Tuesday, June 25, 2013

Eating Grass....why does my dog graze?

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Dogs do a lot of things that we don’t really understand, one of which is eating grass. Why do dogs eat grass?

Firstly, dogs eating grass is actually very common. Wild dogs as well as domestic dogs will eat vegetation sometimes. One study showed that approximately 75% of dogs had eaten grass or plants at some time…grass being the most commonly eaten plant.

Okay, so my dog’s behavior is not unusual. But WHY do they eat grass?

There many theories as to why dogs eat grass.

It may be nothing more than a natural behavior. Dogs are, in a certain sense, omnivores. Before being domesticated, dogs ate whatever they could hunt or scavenge. They would eat whole prey animals, including meat, bones, organs, and the content of the stomachs, which more often that not included plant material. This provided a balance diet for the dog. Wild dogs still eat vegetation in addition to prey items.

Sometimes dogs eat grass as a means to make themselves throw up. Perhaps the dog has an upset stomach, or even something such as acid reflux, making them uncomfortable. Vomiting often makes them feel better. Most often the dog will not act sick, so it is hard to know why they are doing it. The majority of dogs that eat grass, however, do not throw up. In fact, studies show that only about 25% of dogs that eat grass vomit regularly after doing so. One interesting study reveals that the way dogs eat grass makes a difference. Dogs that eat grass slowly and chew it rarely get sick. Dogs that eat grass rapidly and swallow it without chewing almost always throw up. Whether this is on purpose or not is not know for sure, but it certainly seems to be deliberate on the dog’s part.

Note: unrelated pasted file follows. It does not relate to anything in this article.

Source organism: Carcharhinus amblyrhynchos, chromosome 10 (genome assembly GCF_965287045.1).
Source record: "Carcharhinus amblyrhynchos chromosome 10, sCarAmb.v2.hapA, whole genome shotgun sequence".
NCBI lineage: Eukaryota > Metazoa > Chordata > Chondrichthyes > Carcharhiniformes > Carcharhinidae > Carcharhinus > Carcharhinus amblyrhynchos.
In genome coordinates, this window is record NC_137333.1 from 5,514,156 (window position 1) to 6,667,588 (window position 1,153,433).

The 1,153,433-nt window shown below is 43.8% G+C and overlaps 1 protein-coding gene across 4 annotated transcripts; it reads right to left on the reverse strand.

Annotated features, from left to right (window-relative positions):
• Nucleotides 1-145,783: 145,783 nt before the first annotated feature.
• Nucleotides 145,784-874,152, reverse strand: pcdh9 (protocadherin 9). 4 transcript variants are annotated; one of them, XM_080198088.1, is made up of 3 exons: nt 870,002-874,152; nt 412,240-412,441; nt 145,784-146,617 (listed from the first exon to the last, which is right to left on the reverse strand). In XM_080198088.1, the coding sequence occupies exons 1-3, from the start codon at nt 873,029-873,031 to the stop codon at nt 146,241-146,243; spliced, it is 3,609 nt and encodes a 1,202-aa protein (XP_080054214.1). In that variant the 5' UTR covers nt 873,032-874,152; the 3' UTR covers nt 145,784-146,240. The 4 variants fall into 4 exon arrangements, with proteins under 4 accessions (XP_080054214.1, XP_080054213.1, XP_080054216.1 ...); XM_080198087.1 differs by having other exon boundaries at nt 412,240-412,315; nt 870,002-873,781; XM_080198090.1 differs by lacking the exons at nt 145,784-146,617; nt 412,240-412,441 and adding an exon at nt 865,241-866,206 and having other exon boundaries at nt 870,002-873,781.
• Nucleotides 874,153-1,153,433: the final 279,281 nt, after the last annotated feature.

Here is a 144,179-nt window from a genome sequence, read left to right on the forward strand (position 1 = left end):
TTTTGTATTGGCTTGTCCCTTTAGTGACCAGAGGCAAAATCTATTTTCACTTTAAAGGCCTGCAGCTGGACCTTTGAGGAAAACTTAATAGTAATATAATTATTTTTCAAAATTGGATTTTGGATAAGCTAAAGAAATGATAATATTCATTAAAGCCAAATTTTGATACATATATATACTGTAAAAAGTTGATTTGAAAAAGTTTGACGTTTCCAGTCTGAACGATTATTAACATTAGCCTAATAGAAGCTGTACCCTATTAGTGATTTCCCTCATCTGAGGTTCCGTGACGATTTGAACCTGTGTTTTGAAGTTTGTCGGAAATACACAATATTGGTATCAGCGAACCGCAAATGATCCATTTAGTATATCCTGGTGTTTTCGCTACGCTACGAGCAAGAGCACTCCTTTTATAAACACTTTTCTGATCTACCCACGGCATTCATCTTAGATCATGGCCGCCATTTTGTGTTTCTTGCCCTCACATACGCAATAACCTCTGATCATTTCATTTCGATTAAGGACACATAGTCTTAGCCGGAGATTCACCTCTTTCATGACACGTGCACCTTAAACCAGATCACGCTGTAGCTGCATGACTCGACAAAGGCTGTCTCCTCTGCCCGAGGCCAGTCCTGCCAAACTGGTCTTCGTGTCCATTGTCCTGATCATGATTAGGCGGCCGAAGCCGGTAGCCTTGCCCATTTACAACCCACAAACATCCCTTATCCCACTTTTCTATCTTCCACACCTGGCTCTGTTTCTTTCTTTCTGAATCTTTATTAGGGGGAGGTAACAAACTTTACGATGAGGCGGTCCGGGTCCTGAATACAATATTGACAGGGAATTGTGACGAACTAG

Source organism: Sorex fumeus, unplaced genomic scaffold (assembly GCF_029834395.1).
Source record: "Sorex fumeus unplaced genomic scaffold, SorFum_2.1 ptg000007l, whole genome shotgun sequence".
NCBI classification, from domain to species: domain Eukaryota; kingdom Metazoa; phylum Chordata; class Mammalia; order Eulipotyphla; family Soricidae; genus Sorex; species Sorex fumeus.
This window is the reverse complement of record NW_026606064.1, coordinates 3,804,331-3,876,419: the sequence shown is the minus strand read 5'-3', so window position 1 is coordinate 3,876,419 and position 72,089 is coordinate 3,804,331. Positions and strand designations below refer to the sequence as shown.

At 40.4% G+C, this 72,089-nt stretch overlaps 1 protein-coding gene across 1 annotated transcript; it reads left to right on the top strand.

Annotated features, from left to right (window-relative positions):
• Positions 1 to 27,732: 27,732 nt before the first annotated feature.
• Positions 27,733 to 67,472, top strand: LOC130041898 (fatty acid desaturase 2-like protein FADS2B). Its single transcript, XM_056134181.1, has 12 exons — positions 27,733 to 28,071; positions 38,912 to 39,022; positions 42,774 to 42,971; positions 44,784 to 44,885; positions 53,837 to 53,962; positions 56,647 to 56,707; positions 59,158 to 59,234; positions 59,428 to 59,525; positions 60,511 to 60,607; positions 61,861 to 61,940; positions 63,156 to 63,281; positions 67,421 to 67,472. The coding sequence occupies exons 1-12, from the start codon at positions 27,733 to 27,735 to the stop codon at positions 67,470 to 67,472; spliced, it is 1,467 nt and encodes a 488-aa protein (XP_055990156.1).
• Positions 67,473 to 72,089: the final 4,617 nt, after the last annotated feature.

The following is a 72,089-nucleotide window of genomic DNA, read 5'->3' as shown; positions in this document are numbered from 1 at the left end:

One of the beagles I have now will sometimes run out into the yard, quickly gobble down a few mouthfuls of grass, and promptly throw it up. Once he does that, he seems fine and eats his meal with no problem.

Another theory is that dogs eat grass as means to improve digestion by adding fiber to their diet. Grass can also provide some nutrients that may be missing from some commercial diets.

Other theories include grass eating from boredom, or a condition called Pica, which is a compulsion to eat items that are not edible. If your dog exhibits anxiety before eating grass, it may be the result of a psychological condition. A vet should be consulted to determine if there is a medical condition underlying the anxiety. There are ways to treat anxiety with either medication or behavioral training.

Lastly, dogs may eat grass simply because they enjoy it. Just as humans eat some foods simply because they enjoy the taste and/or texture, dogs may be doing exactly the same thing. If this is the case, the dog will rarely ever vomit. I once had a terrier that would graze like a cow, happily munching on grass and leaves to her heart’s content. Never once did it make her sick. She simply liked it.

Should grass eating be something to worry about?